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Gospel Romance: Managing Time

by | Feb 13, 2014 | Blog

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A guest post from Greg Ross…

Thankfully, God’s word has much to say about how we use our time!

Ephesians 5:15–17: Look carefully then how you walk, not as unwise but as wise, making the best use of the time, because the days are evil. Therefore do not be foolish, but understand what the will of the Lord is.

Psalm 90:12: So teach us to number our days that we may get a heart of wisdom.

There are many more scriptures that attest to the fact that stewarding our time is important to God, not to mention our own daily lives. So how does time management specifically apply to married couples?

  1. Two becoming one includes your time, and unfortunately that doesn’t mean we magically have 48 hours in a day (how awesome would that be?)
  2. When done well, it can prevent conflict.
  3. It sets clear priorities so you know when to say yes or no. For example, if your priorities are God, family, church, and something comes up that will take away too much family time, even if it’s a good thing with church, the answer will likely be no. But if an opportunity arises with church that your whole family can participate in together, it may be a yes. Establish your priorities as a filter with which you manage your calendar.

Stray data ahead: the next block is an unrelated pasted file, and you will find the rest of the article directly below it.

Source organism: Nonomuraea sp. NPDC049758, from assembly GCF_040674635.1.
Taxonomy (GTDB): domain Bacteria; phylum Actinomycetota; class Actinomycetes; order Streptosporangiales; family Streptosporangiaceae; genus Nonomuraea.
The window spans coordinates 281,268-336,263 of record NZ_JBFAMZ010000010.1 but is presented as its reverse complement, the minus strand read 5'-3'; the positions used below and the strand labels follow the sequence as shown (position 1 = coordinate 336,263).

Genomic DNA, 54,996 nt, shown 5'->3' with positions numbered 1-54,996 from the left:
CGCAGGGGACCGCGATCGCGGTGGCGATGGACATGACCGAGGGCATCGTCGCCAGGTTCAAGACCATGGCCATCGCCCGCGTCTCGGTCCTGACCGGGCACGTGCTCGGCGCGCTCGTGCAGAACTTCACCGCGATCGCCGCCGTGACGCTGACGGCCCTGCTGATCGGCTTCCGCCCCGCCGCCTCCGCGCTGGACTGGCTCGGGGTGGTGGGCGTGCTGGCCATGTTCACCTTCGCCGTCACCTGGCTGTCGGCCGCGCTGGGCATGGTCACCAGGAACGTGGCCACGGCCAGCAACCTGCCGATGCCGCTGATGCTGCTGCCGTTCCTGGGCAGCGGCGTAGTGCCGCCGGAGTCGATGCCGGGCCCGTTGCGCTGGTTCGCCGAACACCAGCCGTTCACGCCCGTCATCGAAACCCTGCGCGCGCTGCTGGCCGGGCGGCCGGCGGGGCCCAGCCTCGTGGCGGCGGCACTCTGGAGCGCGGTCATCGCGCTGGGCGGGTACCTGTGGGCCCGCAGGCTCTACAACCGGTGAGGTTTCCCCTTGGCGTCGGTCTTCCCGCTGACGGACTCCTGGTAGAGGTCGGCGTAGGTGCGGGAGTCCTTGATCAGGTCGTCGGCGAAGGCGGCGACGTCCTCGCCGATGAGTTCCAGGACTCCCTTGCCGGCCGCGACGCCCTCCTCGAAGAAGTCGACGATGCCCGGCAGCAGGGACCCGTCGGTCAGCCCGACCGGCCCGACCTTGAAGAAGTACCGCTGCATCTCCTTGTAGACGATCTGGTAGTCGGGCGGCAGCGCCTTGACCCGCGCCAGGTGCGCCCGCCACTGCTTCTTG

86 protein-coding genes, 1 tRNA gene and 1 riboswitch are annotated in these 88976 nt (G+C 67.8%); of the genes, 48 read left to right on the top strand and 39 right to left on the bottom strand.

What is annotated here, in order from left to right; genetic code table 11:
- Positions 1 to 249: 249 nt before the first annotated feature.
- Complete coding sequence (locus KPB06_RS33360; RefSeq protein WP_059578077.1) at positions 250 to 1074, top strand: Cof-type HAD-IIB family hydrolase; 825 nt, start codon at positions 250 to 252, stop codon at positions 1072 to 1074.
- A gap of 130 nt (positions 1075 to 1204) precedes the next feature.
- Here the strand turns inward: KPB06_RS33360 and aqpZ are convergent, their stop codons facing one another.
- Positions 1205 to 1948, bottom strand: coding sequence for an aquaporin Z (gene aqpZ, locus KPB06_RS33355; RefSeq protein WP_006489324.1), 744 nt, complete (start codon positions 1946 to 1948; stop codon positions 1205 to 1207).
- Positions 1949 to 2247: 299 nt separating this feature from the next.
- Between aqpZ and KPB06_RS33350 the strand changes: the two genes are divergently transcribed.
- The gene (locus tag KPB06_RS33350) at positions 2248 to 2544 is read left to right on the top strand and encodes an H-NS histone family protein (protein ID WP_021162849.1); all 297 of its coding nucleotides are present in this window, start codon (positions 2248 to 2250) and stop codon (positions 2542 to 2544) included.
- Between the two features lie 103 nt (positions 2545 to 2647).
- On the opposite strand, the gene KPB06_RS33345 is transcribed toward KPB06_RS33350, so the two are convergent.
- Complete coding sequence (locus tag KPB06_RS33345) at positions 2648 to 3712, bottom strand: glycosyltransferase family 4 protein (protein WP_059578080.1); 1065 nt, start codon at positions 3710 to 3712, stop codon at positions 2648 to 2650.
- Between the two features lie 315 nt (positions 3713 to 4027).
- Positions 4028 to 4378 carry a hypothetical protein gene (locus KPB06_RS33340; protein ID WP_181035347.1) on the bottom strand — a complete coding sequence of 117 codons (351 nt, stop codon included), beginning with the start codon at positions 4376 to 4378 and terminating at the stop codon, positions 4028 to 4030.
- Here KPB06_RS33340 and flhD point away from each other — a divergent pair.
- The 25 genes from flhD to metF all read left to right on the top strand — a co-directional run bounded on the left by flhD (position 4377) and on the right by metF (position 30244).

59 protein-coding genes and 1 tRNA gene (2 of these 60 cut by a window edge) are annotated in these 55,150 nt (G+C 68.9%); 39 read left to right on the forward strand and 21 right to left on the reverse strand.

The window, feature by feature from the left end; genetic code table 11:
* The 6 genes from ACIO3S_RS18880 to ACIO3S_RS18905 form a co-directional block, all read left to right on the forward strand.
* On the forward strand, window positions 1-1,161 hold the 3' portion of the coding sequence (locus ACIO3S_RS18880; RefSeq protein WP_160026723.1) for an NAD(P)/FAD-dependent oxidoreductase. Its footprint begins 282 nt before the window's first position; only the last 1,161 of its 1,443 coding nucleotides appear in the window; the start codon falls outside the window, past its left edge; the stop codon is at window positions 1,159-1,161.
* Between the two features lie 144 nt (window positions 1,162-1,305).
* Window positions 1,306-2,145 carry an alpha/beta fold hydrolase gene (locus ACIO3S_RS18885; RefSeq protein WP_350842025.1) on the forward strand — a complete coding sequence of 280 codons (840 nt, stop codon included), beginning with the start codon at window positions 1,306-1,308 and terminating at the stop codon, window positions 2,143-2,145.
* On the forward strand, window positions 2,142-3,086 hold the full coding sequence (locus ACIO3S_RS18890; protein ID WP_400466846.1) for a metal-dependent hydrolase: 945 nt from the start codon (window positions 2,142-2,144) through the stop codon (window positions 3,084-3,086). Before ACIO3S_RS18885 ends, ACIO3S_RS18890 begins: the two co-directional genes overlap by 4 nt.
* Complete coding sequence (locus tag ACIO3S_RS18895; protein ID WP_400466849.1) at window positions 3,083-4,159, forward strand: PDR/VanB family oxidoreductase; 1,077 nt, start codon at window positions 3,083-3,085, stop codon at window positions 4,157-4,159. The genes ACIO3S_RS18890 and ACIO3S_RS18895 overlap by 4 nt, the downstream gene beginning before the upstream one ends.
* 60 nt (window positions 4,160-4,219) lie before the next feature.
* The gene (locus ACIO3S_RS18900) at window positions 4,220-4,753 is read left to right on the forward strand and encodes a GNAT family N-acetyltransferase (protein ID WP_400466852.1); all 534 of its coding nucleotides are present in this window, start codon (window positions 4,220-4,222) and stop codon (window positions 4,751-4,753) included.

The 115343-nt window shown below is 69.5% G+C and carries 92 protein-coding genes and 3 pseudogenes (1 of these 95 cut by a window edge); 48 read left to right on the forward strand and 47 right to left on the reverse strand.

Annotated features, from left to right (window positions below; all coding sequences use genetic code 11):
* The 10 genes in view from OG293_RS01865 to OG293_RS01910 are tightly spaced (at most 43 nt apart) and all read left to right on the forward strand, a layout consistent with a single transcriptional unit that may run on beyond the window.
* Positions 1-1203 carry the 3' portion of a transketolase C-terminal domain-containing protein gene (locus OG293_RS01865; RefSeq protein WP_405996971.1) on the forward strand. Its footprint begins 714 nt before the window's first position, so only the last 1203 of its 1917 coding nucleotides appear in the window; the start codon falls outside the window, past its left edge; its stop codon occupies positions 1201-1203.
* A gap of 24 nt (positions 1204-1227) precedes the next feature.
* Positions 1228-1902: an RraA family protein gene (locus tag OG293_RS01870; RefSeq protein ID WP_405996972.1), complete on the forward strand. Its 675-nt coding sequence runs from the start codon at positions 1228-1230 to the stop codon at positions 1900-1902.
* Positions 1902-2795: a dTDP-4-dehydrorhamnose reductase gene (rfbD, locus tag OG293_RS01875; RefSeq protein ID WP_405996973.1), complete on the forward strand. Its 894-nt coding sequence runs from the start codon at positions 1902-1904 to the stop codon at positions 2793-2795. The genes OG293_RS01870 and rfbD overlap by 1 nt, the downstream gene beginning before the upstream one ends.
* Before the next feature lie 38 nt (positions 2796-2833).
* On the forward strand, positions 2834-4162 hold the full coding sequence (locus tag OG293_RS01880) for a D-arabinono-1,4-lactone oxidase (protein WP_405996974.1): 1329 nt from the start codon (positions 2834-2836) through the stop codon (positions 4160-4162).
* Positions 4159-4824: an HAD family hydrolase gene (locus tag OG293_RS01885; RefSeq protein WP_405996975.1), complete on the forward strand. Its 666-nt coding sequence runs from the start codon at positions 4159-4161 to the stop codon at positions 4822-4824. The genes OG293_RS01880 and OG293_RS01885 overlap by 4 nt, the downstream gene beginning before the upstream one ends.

What are some practical methods?

  1. Sharing a calendar and keeping it up to date is a great first step. Hilary and I use a shared Google Calendar so we can both see EXACTLY what the other sees anywhere, anytime.
  2. List out what’s important and what you want to accomplish on a weekly and monthly basis. For instance,

a.  How many date nights?
b.  How much hospitality?
c.   Where are we serving?
d.  When will we rest?
e.  and so on…

3.   One of our failures as overly organized people is allowing time management to take the place of communication. Communicating about calendar events and schedules changes the focus from “will this fit?” to “will this serve my family?”  We could share dozens of stories of “perfectly” time-managed weeks, date nights, and vacations that ultimately failed because of a lack of communication and relying too heavily on the almighty (i.e. idol) calendar.

4.   Lastly, be flexible! Life happens. Kids get sick. Spouses get exhausted. Snow is in the forecast and you have to run out to buy a month’s worth of bread and milk. Don’t let your plans and schedules become a burden, and go with the flow when necessary.



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